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U.S. Navy Governor's Newsletter May 2019
In this Issue:
- Governor's Welcome
- Member Update
- Wellness Update
- New Fellows
- Around the Horn
- Opportunities for Engagement
- Updates from the College
- Clinical Corner
CDR Mark P Tschanz, DO, FACP, ACP Governor
Welcome to the spring 2019 Newsletter! I am humbled to serve as your new Navy Chapter governor, assuming the helm from CAPT Michael Keith after the IM 2019 meeting. Please join me in offering a huge BRAVO ZULU to CAPT Keith for his leadership and efforts for the Chapter over the past 4+ years. The Chapter is in great shape both financially and from a membership standpoint. The annual chapter scientific meetings over the past 4 years have been a wonderful “meeting of the minds” from around Navy IM, especially important as the community navigates the shoal waters of military medicine. Fair winds and following seas to CAPT Keith as he begins his next assignment as a fully employed retired rheumatologist!
As I look ahead at Navy Internal Medicine over the next 5-10 years, I see many ways the Navy Chapter of the ACP can continue to be a vocal advocate for the community, help shape and define the Knowledge-Skills-Attitudes (KSAs) of a Navy Internist, help support the forward deployed/small MTF internist, and continue to advance academic internal medicine. To reach these goals, I need your help! Please see the “opportunities for engagement” section below to see upcoming opportunities. Please do not hesitate to reach out to me if you have ideas of how the chapter can support you and meet your needs.
I am especially looking for volunteer members of the new Medical Practice and Quality Committee, with a focus on transition to practice, sharing best practices, and quality improvement at the small MTFs. If you have experience at a small MTF CONUS or OCONUS and have ideas about how to improve the experience for new staff and patients, please email me!
I look forward to serving with you over the next 4 years!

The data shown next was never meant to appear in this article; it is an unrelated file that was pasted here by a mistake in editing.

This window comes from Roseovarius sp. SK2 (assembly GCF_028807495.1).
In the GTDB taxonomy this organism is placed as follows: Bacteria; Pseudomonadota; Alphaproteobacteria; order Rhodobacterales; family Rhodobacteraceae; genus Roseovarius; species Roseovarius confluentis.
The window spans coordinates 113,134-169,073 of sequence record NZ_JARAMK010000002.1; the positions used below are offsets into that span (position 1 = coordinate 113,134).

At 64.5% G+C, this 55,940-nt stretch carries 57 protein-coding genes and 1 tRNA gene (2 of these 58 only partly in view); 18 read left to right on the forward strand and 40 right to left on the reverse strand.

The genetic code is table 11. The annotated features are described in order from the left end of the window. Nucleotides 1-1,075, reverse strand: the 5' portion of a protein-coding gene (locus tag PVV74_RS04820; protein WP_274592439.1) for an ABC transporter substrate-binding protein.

Mark P. Tschanz DO, MACM, FACP
Governor, Navy Chapter
Navy IM was well represented at the National Meeting in Philadelphia. Thanks to all who were able to meet up, and congratulations to all the associates who presented at the meeting!
LT Kyle Eaton (NMCP PGY1) presented poster “NMCP Penicillin Allergy De-labeling Project: Is it safe to proceed to direct oral challenge with Amoxicillin?” Coauthors LT Austin May PGY2 and CDR Bill Chin
LT Jess Zimmerman (NMCP PGY1 alum) presented poster “Implementation of a Pneumonia Order-Set in the Electronic Medical Record to Improve Standard of Care: A Quality Improvement Project” Coauthors LT Ross Patrick (staff internist Okinawa), LT Jeff Cleaver (current GMO), and CDR Mike Kavanaugh
LT Melanie Wiseman (Walter Reed) presented poster “When Latent Tuberculosis Stirs the Pott: A Case Series of Spinal TB” Coauthor LCDR Christa Eickhoff
Doctor's Dilemma Team from Walter Reed represented the Navy well! Congrats and well done to LT Ben Moberly, LT Mike Roth, and LT Jeff Gray.
Not pictured, but other Navy achievements at the National meeting – well done to all!
CAPT (ret) Patrick Young was the scientific chair for the entire meeting!
LT Matt Nelson serves on the Council of Resident and Fellow Members.
Resident Podium Plenary Presenter
LT Matt Nelson: Media in Healthcare: Podcasts, Social Media, and Beyond
Quality Improvement Poster Presenters
CPT Abhimanyu Chandel - Co-presenters: LT Pat Bagley, LT Sean Ouimet, LT Zachary Grice-Patil, LT Thong Tran, and LCDR Geoff Cole
Clinical Vignette Poster Presenters
LCDR Marshall Hoffmann
LT Melanie Wiseman
LT Matt Nelson
LCDR Hillary Chace (accepted, but unfortunately unable to travel)
LCDR Richele Corrado, Dr. Jeanne Mitchell and CAPT (ret) Kim Gibson: Best Foot Forward: Common Foot and Ankle Complaints That Stumble into the Office - Skills Workshop
CDR Manish Singla - Inflammatory Bowel Disease Panel; ACP 2019 Presentation Challenge powered by PechaKucha
CAPT (ret) Pat Young - Clinical Triad: Upper Gastrointestinal Tract, ACP 2019 Presentation Challenge powered by PechaKucha
Congratulations to CAPT (ret) Patricia Pepper and CAPT William Shimeall who walked in the convocation as Navy Chapter Laureate Award winners, and LCDR Benjamin Vipler who walked as a new Fellow.